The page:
Rickety Dick, c1846
Charles Meryon (1821-1868)
Charcoal and pastel
ML 488, Mitchell Library
Courtesy of State Library of New South Wales, Sydney
Papou de l’Australie orientale, dit l’Anthropophage, 1846
[‘Papuan of Eastern Australia, called the Cannibal’]
Charles Meryon (1821-1868)
Charcoal and pastel
Bibliothèque National de France, Paris

Warra, Warrah Warrah or William Warrell
(c1794-11 June 1863)

Keith Vincent Smith

Images and objects made by European artists – and many eyewitness accounts – guide us through the twists and turns in the life of an Aboriginal man well know in nineteenth century Sydney.

Very few people knew his real name. They called him ‘Ricketty Dick’ (sometimes with one ‘r’), a reference to the fact that both his legs were paralysed. After Bungaree, he is the most sketched or painted Aboriginal personality of early Sydney.

For many years Ricketty Dick camped in his gunyah (gonye) or bark hut by the paling fence of a grand house by the swampy shores at Rose Bay on the South Head Road, asking passers-by to pay a ‘toll’ of sixpence, one shilling or some tobacco. The house called ‘The Cottage’, was owned by Daniel Cooper, the richest man in Sydney.

Before it had the meaning of shaky or unstable – like a rickety bridge or staircase – ‘rickety’ meant ‘affected with rickets’ or ‘feeble in the joints’. ‘Ricketty Dick’ was also English rhyming slang for a stick or walking stick, like the staff he holds in this portrait.

The image is credited to Charles Meryon, a French artist who twice visited Sydney between 1842 and 1846 as a junior officer on the 22-gun man-of-war Le Rhin, sent to guard the French settlement at Akaroa in New Zealand. Meryon, who was colour blind, later became famous as an engraver of black and white architectural scenes of Paris, particularly around Notre Dame.

When Meyron’s portrait was shown in Eora: Mapping Aboriginal Sydney, an exhibition curated by Anthony Bourke and myself at the State Library of New South Wales in 2006, Sydney historian Shirley Fitzgerald in Phanfare (No 219, 2006) noted ‘the haunted eyes of Rickety Dick’.

The crude figure of  the ‘Papuan’ by Meryon, who described his subject as a ‘cannibal’, is now in the Bibliothèque Nationale in Paris and is obviously the original sketch for the finished portrait.

‘This Aboriginal, who was once a Chief of the Rose Bay tribe’, wrote the amateur anthropologist Bernard Hornshaw in Mankind (vol 1 no 7, 1933) ‘liked to be called ‘King’. As he grew old he became paralysed; the boys then named him ‘Ricketty Dick;’ which name he bore until his death in 1863’.

Ricketty Dick, Broken Bay tribe, c1844
Charles Rodius (1802-1860)
Pencil portrait PXA 1005
Mitchell Library, Sydney
Courtesy State Library of New South Wales, Sydney

The artist Charles Rodius, born in Cologne (now Koln in Germany), stole a lady’s reticule (handbag) at the opera in London and was sentenced to seven years transportation to New South Wales. He arrived in Sydney in December 1829 and in 1831 began to issue lithographic portraits of Aboriginal ‘chiefs’ and their ‘queens’, based on his pencil or pastel sketches.

Rodius drew an original crayon portrait of ‘Riggedidick, Broken bay Tribe’, now in the National Library of Australia (nla.pic-an6428975) in 1834 and about 1844 a full profile pencil portrait of ‘Ricketty Dick’ (PXA 1005, Mitchell Library, Sydney).

Ricketty Dick was described as ‘King of the Wooloomooloo tribe’ on a plaster bust now in the Mitchell Library, Sydney. Hornshaw said he was known as ‘King Dick of the Rose Bay tribe’, while Charles Rodius believed Ricketty Dick came from Broken Bay. He was often in company with Bowen Bungaree and Cora Gooseberry, widow of Bowen’s father, the Broken Bay leader Bungaree, who died in 1830. It’s possible that Ricketty Dick was related to Cora Gooseberry, the daughter of Moorooboora, clan leader at Long Bay and Maroubra, through his mother from Botany Bay, whose name is not known.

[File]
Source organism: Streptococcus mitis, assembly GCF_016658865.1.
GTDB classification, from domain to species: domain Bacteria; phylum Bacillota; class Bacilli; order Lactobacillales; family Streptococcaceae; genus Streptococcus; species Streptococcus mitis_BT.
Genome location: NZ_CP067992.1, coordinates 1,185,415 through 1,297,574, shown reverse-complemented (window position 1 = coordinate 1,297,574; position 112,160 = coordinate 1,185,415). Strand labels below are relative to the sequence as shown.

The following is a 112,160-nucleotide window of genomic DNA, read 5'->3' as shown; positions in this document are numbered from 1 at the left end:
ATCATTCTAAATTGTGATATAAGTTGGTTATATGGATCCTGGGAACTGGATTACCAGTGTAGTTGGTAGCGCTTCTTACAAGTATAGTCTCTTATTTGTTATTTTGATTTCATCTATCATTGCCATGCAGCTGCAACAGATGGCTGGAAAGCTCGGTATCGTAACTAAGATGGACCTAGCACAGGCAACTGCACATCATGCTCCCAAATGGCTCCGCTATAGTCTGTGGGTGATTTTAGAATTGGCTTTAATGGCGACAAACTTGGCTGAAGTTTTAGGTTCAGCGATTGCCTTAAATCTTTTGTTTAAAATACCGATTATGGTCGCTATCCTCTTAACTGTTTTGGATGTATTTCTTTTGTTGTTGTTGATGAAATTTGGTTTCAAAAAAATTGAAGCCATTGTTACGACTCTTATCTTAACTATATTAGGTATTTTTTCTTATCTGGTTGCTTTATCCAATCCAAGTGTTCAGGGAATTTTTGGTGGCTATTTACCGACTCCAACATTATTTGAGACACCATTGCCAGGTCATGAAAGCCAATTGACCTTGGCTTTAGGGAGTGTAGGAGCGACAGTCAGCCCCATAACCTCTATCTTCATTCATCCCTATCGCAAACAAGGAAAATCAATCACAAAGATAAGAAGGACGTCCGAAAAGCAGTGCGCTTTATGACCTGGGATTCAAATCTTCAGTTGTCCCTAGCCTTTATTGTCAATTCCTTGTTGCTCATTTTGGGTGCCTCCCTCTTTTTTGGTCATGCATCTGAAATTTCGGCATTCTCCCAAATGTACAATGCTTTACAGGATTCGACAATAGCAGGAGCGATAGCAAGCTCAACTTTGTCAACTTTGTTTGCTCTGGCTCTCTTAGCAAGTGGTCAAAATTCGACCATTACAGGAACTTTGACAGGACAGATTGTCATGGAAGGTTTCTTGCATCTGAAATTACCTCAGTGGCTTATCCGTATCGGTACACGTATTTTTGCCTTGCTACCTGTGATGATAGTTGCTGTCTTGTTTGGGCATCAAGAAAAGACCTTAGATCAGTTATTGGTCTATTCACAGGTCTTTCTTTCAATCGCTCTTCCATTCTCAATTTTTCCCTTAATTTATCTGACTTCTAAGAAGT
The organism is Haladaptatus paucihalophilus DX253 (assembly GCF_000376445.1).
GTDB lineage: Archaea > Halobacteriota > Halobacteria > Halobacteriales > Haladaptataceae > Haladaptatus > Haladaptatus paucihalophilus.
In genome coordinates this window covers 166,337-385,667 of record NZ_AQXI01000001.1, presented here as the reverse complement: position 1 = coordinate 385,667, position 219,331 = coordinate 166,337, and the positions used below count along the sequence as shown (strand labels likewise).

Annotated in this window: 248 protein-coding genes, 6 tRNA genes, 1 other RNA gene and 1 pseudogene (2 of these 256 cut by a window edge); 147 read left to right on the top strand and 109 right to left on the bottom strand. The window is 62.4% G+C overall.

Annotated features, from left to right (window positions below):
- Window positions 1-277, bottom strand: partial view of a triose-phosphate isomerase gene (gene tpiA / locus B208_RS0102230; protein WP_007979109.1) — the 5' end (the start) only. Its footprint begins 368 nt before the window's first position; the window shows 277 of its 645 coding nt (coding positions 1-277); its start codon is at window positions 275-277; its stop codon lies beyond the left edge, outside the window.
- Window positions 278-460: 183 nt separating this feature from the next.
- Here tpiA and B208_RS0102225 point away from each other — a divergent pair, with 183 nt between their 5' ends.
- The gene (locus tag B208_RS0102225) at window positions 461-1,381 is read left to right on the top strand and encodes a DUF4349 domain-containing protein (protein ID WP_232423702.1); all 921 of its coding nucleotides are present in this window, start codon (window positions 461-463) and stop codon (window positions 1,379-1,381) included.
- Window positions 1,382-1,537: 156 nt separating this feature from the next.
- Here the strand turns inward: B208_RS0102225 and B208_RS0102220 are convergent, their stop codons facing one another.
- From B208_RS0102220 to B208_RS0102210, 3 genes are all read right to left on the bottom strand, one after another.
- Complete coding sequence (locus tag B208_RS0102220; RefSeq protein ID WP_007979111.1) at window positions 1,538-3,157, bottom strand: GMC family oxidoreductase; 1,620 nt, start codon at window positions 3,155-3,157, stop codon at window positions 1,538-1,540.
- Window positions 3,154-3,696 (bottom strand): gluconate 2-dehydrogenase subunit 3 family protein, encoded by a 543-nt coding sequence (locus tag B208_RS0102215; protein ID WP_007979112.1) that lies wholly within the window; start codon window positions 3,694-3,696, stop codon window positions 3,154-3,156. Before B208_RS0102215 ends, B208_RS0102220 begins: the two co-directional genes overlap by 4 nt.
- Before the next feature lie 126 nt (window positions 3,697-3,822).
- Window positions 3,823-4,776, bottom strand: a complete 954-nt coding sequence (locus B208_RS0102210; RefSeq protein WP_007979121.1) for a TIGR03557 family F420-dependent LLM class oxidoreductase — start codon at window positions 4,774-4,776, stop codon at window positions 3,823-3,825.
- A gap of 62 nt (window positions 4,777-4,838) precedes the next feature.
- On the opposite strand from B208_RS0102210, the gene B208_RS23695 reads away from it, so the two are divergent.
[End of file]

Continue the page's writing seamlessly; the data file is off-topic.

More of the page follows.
Hutte d’aborigènes près de Sydney, femme surnommée Queen gooseberry 1845
Eugène Delessert
From Eugène Delessert, Voyage dans les Deux Océans Atlantique et Pacifique 1844 a 1847, A. Franck, Paris 1848, p. 130.

The man sitting outside the gunyah, pictured by Eugène Delessert with Cora Gooseberry Bungaree, is probably ‘Ricketty Dick’. The French artist spent eight months in Sydney in 1845 and reported that he had questioned ‘an elderly native … an extremely gentle man who had nothing ferocious about him’ who said ‘he had eaten human flesh when a child’. This might explain why Delessert’s countryman Charles Meyron thought Ricketty Dick was a cannibal.

The Austrian scientist Dr. Karl Scherzer saw Ricketty Dick on 15 November 1858 and wrote in his journal that he was:

… huddled by the road, wrapped in a wretched woollen blanket, the last of his tribe, the one time lord of the soil … He is dressed entirely in European fashion, in a black top hat, threadbare old clothes etc. Sir Daniel provides him with all the necessities and looks after him well.

Ricketty Dick,
an Australian native
at Rose Bay
Walter G. Mason
Illustrated Sydney News
8 February 1854

A grimacing Ricketty Dick sits in front of the paling fence at Rose Bay. The woodcut was so badly printed in the Illustrated Sydney News in February 1854 that it cannot be copied. This version is from The Australasian Picture Book published by J.G. Clarke, Sydney, 1857. The 1854 text reads:
Poor old Dick! The last of his tribe, will be recognised by the accompanying sketch. For many years past Dick has been a denizen of Sydney, and of late he has had his ‘Gunyah’ at Rose Bay, where the old man may be daily seen by the visitors to South Head. He is quite a cripple from paralysis, and many a sixpence falls to his lot from the pleasure seekers and wayfarers on the road.